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Eadweard (Edward the Martyr)


b. c. 963
d. 18 Mar 978, Corfe Castle, Dorset [1]

Title: Rex (King) (see note on royal styles)
Term: 975 - 18 Mar 978
Chronology: after 8 Jul 975, acceded after the death of his father, Eadgar
  late summer 975, consecrated [?], Kingston-upon-Thames [?] (see note on consecration)
  18 Mar 978, died
Names/titles: In modern English spelled as: Edward; byname: the Martyr; Saint Edward (canonized in 1001?)

Eadweard, later known as the Martyr, was the son of King Eadgar and either Wulfthryth or Æthelflæd. The sudden death of Eadgar (975) caused a succession dispute. The rival factions were supporting Eadweard and his younger half-brother, Æthelred, Eadgar's son by Ælfthryth. The dispute ended in favor of Eadweard — "two archbishops carried the election, and crowned him king" [2]. The reign of Eadgar was marked by the "anti-monastic reaction". Ealdorman Ælfhere of Mercia and many others launched attacks on monasteries. Some of the lands given to monasteries in Eadgar's reign were seized by the nobles. Eadweard was assassinated while visiting Æthelred in 978 at Corfe Castle, Dorset. A later chronicle (Byrhtferth's "Vita Oswaldi") attributed his murder to certain zealous thegns of Æthelred and his mother, Ælfthryth. Biography sources: [3][4][5][6][7]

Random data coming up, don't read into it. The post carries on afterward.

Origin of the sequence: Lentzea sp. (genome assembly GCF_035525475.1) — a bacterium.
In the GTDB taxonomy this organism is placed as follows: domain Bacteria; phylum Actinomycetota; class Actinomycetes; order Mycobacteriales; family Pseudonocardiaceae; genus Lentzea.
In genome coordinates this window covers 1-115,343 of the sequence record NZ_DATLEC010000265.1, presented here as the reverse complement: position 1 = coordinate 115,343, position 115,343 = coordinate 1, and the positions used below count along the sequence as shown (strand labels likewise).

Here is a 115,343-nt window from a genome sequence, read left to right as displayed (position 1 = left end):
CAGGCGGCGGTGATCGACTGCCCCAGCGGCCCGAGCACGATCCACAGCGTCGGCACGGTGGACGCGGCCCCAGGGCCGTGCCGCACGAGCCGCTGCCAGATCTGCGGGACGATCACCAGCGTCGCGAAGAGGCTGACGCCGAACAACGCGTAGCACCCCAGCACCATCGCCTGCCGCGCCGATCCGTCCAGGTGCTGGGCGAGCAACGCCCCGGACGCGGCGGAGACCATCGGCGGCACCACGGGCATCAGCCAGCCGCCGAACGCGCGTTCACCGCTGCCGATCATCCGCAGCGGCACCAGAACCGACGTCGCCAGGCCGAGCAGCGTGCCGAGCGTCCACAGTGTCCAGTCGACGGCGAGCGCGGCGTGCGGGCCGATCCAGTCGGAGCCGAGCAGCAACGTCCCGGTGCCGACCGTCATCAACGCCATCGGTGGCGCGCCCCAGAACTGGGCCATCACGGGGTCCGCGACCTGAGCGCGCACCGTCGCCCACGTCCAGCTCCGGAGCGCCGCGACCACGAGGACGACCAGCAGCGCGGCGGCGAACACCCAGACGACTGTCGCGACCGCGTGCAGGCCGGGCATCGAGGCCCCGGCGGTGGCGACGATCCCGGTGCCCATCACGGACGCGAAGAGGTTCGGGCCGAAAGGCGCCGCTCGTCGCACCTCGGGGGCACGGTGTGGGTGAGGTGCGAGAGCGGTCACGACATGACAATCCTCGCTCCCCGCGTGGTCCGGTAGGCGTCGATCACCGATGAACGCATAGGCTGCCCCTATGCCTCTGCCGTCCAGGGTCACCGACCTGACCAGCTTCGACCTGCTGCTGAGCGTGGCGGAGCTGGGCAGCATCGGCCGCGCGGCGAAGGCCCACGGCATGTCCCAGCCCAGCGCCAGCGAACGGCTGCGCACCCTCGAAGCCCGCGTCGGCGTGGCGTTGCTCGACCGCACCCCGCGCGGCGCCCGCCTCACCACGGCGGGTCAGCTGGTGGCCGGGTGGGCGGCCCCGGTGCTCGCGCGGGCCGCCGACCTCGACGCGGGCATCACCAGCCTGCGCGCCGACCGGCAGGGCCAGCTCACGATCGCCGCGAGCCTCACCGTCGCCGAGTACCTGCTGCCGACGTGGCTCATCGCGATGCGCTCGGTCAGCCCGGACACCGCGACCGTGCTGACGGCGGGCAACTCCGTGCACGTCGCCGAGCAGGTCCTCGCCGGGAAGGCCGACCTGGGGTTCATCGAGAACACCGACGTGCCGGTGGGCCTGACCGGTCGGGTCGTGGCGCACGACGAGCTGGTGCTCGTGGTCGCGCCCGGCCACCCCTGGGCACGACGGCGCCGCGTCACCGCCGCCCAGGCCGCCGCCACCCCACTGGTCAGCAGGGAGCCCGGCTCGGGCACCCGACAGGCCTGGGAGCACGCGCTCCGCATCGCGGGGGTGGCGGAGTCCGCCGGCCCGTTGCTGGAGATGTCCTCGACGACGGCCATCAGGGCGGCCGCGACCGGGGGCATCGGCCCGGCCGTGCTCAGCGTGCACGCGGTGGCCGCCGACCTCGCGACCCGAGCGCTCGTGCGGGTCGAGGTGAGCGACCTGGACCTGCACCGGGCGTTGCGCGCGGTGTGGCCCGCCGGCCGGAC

[1] There has been some confusion on the dates of Eadweard's murder and Æthelred's accession. MSS 'A' and 'C' of the Anglo-Saxon Chronicle place the murder in 978, MSS 'D', 'E', 'F' under 979. MS 'C' adds that the killing took place at Corfe in the evening of March 18. Simon Keynes asserts that Eadweard died in 978 and Æthelred was consecrated in 979 [6, p. 233, n. 7].
[2] "Historia Rames[iensis]," 73 (quoted in the Dictionary of National Biography).
[3] Handbook of British Chronology (1986)
[4] "The Anglo-Saxon Chronicle," ed. and trans. by G.N. Garmonsway (Everyman Press, London, 1953, reissued 1972, 1994).
[5] "The Blackwell Encyclopædia of Anglo-Saxon England", ed. by Michael Lapidge (Oxford, Blackwell, 1999).
[6] "The Diplomas of Æthelred 'the Unready' 978-1016: A Study in Their Use as Historical Evidence", by Simon Keynes (Cambridge University Press, Cambridge 1980).
  Image: silver penny of Eadweard the Martyr (obverse legend: +EAD[?]ARD REX ANGL`).